I recently finished Ken Liu's phenomenal English translation of Liu Cixin's The Three-Body Problem, and the term "sophon" to describe an AI constructed out of a sub-atomic particle reminded me of the term "sophont" from the Game Designer's Workshop's (GDW) space-operatic sci-fi game Traveller. In the GDW-published campaign material "sophont" was used, as far as I could tell, to describe any species with language-level intelligence, regardless of technology level, physical traits, artificial or evolutionary design, etc.

I recently noticed someone in a fantasy RPG discussion forum using the term "sophont" to generally refer to all the intelligent races/beings (i.e. humans, elves, dwarves, demons, lizardfolk, etc.).

"Sophont" does not appear in the Oxford English Dictionary (2nd edition), nor in any editions of the Webster's English dictionaries I have seen. However, the first Google Books mention in the English language is from 1972 in The Magazine of Fantasy and Science Fiction.

Did the term "sophont" originate in the science fiction or fantasy literature genres? What was its first appearance? (Assume that I include games, comic books, comic strips, etc. in the category "literature" along with novels, short stories, etc.)

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    Wiktionary credits it to Karen Anderson, via Poul Anderson's 1966 works. There's no citation though. – Harry Johnston Feb 19 at 20:35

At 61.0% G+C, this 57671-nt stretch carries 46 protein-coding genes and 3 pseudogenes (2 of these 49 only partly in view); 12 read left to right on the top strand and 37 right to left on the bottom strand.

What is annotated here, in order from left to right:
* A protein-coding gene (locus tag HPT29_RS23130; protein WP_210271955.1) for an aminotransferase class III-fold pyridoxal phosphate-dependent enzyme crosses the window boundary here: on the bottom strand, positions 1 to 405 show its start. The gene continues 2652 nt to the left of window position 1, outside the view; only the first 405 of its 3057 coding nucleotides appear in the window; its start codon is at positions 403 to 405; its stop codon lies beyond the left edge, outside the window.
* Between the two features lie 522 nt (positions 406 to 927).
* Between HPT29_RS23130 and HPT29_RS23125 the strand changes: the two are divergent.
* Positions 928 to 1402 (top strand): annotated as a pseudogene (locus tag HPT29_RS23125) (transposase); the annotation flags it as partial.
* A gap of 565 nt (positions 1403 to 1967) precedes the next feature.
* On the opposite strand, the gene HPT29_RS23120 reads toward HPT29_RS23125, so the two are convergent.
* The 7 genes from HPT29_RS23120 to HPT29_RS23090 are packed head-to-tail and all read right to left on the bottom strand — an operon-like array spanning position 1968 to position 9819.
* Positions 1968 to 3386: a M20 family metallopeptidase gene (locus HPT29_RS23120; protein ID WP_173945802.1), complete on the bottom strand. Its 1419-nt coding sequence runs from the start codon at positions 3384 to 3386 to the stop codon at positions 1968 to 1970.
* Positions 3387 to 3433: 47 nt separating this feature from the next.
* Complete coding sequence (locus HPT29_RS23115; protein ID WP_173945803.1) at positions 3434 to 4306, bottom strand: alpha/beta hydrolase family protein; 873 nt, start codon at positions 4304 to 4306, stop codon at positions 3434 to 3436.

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    Someone should credit the translator, Ken Liu. He's done a phenomenal job with that trilogy. – Jontia Feb 23 at 16:06
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    @Jontia My name is Lexible, and I credit the translator Ken Liu's phenomenal job. – Lexible Feb 23 at 21:55
up vote 17 down vote accepted

According to Brave New Words by Jeff Prucher, the earliest citation is Poul Anderson in The Trouble Twisters in 1966. Anderson certainly used the term frequently to refer to an intelligent creature. I don't recall anyone using it previously. The word is derived from σοφός (sophós, “wise”) (Ancient Greek).

From The Trouble Twisters:

Likewise with the psychology of intelligent species. Most sophonts indeed possess basic instincts which diverge more or less from man's. With those of radically alien motivations we have little contact.

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    People who don't have a copy of Brave New Words can see the entry for "sophont" at the Science Fiction Citations web site, which also says: "We found an article by Poul Anderson in which he credited Karen Anderson with coining the word: we also received email from Karen confirming this, so the first use in print of this word will be found somewhere amongst the works of Poul Anderson." Karen Anderson is Poul Anderson's widow. – user14111 Feb 19 at 21:13
  • To be more precise, it seems likely that sophont is borrowed from σοφόντ-, which is the inflectional stem of σοφῶν, the present participle of the (rare) contract verb σοφόω ‘to bring to know, become clever at, know about’; thus a σοφῶν would be someone who is ‘knowing’ or, more broadly put, ‘intelligent’. – Janus Bahs Jacquet Mar 11 at 20:27
  • @JanusBahsJacquet That's a sophisticated etymology! ;) – Lexible Mar 24 at 5:37

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